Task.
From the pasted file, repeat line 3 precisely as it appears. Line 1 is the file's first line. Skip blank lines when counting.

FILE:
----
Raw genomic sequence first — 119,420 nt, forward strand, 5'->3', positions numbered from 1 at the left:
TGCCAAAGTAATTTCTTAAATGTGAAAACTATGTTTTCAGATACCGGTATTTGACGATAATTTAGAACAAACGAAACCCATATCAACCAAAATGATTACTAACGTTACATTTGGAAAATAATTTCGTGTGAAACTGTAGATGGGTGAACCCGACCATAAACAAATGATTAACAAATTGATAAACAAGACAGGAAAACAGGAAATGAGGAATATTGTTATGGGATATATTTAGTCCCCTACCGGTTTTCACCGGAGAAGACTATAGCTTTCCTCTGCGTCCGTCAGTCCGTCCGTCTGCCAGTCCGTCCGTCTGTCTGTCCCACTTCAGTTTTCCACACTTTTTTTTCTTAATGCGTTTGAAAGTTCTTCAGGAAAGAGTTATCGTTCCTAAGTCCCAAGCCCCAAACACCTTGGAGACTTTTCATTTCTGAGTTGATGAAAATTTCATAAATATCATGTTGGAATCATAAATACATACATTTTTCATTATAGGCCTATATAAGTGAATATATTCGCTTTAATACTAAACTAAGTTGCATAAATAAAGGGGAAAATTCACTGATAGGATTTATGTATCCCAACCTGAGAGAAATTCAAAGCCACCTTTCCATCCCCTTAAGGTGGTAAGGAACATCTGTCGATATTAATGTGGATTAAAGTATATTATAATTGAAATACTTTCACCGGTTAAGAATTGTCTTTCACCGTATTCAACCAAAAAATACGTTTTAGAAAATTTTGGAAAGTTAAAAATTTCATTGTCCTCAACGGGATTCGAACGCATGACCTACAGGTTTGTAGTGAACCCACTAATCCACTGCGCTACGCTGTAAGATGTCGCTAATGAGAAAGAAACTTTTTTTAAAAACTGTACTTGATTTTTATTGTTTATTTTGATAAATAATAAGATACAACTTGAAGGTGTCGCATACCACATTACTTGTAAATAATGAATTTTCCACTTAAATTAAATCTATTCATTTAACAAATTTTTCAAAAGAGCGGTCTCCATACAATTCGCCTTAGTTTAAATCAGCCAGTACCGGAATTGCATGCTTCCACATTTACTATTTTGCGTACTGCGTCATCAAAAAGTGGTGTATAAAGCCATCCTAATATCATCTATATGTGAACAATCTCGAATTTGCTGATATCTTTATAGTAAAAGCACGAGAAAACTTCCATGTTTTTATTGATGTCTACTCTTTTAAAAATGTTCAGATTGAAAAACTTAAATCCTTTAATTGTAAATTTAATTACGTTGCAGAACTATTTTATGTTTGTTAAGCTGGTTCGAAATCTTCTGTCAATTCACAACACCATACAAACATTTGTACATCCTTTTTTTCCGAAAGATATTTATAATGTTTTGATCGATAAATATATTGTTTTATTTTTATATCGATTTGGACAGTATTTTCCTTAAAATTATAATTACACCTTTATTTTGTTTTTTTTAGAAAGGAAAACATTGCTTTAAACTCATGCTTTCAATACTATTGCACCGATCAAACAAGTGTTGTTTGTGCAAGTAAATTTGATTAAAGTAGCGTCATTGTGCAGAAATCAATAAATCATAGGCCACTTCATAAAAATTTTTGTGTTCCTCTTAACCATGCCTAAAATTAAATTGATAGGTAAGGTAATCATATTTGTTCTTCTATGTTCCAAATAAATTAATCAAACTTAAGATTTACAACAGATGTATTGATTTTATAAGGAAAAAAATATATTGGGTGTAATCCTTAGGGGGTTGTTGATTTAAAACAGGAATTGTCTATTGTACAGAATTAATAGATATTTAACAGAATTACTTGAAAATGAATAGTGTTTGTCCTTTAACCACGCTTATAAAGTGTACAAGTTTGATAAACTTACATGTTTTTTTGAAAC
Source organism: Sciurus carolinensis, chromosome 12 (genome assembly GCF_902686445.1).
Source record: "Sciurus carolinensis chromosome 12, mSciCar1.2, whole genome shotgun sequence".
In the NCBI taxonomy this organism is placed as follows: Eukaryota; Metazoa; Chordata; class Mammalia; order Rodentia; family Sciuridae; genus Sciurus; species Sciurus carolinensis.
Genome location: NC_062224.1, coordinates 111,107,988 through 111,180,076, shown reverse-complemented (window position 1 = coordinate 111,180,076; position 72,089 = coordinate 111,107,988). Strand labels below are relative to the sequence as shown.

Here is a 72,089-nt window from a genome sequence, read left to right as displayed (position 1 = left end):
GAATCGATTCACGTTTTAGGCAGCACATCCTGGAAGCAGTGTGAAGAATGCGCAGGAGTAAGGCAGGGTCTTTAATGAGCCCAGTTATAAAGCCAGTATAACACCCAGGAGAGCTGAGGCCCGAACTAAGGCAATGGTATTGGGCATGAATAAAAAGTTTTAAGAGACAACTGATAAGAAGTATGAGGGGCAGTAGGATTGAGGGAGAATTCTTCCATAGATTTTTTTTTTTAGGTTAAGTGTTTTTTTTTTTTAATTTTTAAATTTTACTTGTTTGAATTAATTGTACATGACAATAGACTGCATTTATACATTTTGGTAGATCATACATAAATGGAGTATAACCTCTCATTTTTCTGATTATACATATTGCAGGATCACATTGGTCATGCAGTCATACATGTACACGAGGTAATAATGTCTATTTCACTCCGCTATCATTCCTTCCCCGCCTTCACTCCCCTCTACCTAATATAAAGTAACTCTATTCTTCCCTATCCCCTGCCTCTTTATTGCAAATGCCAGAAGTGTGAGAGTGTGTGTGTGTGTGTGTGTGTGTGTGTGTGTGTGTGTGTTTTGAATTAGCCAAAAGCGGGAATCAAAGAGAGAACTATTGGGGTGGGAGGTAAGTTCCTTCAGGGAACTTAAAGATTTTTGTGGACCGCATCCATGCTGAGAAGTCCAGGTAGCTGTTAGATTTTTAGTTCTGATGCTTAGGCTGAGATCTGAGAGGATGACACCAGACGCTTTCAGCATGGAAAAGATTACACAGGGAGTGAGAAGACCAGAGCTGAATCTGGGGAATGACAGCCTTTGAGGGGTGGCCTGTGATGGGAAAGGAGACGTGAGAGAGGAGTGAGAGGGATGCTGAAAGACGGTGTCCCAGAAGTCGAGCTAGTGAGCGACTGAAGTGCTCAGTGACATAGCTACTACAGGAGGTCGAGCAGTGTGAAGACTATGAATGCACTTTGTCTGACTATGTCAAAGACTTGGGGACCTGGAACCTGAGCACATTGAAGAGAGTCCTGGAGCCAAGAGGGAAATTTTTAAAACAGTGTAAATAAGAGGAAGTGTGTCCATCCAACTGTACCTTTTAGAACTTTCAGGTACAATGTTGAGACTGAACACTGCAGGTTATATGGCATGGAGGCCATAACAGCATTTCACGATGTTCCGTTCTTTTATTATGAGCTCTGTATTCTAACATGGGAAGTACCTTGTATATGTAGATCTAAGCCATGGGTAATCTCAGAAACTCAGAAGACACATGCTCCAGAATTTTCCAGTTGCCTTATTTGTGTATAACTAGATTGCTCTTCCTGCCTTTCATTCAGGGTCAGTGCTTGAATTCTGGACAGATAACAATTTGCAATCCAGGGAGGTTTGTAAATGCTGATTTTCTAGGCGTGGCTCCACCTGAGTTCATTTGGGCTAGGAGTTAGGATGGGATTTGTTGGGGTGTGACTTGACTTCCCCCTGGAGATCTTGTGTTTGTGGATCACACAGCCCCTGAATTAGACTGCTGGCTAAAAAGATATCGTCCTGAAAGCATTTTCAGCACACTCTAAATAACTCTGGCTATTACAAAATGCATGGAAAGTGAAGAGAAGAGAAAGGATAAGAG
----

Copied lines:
Source organism: Sciurus carolinensis, chromosome 12 (genome assembly GCF_902686445.1).